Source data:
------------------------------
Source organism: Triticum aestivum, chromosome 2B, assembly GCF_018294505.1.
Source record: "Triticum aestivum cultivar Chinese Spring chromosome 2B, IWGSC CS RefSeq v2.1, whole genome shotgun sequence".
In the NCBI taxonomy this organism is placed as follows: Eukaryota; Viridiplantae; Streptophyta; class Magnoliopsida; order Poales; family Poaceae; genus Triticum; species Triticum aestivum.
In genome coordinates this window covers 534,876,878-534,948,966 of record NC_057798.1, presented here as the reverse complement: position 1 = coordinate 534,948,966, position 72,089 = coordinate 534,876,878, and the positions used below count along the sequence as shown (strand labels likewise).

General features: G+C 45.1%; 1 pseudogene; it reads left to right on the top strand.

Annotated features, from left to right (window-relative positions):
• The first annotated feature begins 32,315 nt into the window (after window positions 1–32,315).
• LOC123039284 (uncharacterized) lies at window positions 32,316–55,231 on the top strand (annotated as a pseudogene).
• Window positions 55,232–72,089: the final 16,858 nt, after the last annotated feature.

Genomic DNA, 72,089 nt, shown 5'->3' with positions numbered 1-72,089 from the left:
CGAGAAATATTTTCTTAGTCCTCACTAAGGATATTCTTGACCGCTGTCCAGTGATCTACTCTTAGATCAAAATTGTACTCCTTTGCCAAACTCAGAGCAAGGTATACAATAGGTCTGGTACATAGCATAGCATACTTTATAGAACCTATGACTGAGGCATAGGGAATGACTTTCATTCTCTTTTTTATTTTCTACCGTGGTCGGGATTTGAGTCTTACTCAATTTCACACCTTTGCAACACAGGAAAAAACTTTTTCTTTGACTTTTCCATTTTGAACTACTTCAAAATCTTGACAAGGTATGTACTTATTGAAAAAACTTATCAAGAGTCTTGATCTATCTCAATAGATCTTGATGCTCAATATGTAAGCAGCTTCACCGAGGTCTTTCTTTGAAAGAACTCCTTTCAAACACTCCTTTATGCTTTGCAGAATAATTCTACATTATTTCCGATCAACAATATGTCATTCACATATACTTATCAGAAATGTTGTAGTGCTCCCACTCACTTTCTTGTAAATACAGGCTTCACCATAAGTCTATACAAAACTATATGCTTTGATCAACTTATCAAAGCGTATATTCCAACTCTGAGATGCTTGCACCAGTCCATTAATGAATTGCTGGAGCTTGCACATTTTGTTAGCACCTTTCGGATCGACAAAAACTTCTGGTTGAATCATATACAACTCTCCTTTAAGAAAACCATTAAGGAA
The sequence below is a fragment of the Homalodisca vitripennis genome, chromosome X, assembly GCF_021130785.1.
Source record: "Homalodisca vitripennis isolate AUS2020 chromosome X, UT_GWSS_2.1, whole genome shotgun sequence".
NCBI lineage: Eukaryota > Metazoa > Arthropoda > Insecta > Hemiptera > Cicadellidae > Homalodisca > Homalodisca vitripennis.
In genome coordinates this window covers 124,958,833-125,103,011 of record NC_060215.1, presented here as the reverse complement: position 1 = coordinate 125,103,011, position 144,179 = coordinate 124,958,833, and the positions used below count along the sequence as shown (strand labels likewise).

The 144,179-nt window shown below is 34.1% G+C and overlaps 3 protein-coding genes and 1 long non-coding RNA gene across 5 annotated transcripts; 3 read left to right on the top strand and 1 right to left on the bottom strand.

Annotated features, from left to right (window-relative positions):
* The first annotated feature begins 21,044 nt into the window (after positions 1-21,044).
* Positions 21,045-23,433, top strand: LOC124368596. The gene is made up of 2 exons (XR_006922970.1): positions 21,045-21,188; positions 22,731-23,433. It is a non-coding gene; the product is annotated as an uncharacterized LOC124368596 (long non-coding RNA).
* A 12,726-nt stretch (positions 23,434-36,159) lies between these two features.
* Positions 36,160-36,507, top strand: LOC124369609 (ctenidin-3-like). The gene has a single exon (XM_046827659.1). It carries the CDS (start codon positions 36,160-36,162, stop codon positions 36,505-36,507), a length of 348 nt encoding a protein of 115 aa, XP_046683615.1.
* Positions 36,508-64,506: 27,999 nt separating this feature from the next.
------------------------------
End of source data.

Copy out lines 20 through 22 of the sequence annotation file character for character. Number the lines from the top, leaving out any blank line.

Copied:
* A 12,726-nt stretch (positions 23,434-36,159) lies between these two features.
* Positions 36,160-36,507, top strand: LOC124369609 (ctenidin-3-like). The gene has a single exon (XM_046827659.1). It carries the CDS (start codon positions 36,160-36,162, stop codon positions 36,505-36,507), a length of 348 nt encoding a protein of 115 aa, XP_046683615.1.
* Positions 36,508-64,506: 27,999 nt separating this feature from the next.